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After all of the tests I’ve made with silicone, I came to realise that a solid silicone body just wouldn’t work. It would be too thick which would make the joints unable to bend for animation. With this in mind, I decided to change the body from silicone to foam, with only certain body parts being made of silicone, eg. Head, Arms, Feet. I had already sculpted the majority of the body in clay, and the armature was inside, this meant finding the knee joints to remove the lower legs so I could keep the clay on the feet and removing the clay from the rest of the body to get to the armature.
After removing the feet and lower legs, I took photos of the body shape so I could re-create it with foam.
I removed the last of the clay and cut a large square of upholstery foam, on the foam I placed a card cut out of the previous body shape with the armature placed on top to make sure where everything would fit.
After I had drawn around the card, twice, making sure the back piece was drawn in reverse, I cut the two body halves out using a scalpel.
With the two halves cut to size, with a little excess for safety, I drew around the armature, making notes on where I’d cut gaps to allow the alan keys to slide in so I could re-tighten any joints during animation.
I cut a shallow groove where the armature drawing was so that the armature would fit snugly inside it. This leaves less room for unwanted movement on the inside of the foam.
After the first half was cut to shape, I cut into the second half so that the armature would fit perfectly inside the two halves when they are stuck together.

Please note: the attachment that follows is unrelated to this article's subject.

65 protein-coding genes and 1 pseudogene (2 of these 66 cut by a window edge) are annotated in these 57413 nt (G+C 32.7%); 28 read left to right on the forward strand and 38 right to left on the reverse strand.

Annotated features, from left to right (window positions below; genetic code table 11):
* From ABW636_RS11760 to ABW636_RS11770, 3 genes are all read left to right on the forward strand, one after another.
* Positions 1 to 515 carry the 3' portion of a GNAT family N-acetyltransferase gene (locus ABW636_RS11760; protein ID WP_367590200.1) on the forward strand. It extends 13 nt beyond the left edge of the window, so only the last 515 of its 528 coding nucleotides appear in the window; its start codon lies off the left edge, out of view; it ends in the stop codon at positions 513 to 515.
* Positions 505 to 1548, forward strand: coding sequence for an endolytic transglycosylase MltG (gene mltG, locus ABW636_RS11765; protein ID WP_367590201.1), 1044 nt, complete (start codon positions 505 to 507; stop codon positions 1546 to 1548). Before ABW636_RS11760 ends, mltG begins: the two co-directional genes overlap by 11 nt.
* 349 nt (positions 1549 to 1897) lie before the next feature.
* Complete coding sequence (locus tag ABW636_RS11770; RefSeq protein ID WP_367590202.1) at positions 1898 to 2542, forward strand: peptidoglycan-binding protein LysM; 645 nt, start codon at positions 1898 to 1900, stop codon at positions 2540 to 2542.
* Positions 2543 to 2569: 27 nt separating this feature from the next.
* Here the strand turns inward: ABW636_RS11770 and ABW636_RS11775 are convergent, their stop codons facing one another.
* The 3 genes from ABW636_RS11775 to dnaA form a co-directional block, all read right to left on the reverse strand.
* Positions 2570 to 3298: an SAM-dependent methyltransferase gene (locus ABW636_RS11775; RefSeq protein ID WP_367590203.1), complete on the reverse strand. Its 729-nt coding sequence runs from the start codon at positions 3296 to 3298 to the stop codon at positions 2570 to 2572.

With the two halves snugly ready for the armature, I placed them together to make sure everything lined up. After this, I pushed some rods through the front piece, making sure they were in line to the joints that I would need access to with the alan key.
19. 21. 20.
I knew that heat melts this kind of foam, this is why I used metal rods that I would be able to heat. This however was taking too long, so I selected another rod, held it into the end of my soldering iron so it would heat up to a very hot temperature, then I would push each rod through with the hot rod to melt little holes all the way through the foam to create access points, that way each of the rods already excising was acting as a guide for the hot one.
These images show that the holes were successful and in all of the areas I needed them. The gaps left perfect access to the screws for the alan key to get to.
Once I was happy with all of the placements of the armature and of the holes, I used some contact adhesive to stick the two halves together, not sticking it to the armature itself though to avoid damage. Then I weighted it so the contact would be firm and left it to set.
Image 26 shows an alan key through the hole and perfectly slotting into the screw. With the two parts stuck together, I drew a basic body outline and started sculpting into the foam.
With a basic shape starting to take form, I used the clay arms and legs as guides to how thick I would need the arm and leg areas. I then drew on some guides and continued sculpting.
The larger sections of foam to be removed were done so using a scalpel, but the smaller neater trimming was done with scissors. Image 34 shows how I would test if there was too much foam ‘fat’ in the way to be able to animate the character or if he would just bounce back to the t-pose.
This is the stage of the foam body now. I will go ahead with making the silicone body parts before I trim any more to give me a better sense of scale and proportion, also, I will know better if he needs to go on a bit of a diet for animation purposes with the foam interfering with the joints.
Check out more about ‘Mother’s Days’ at: www.skygecko-nat.blogspot.com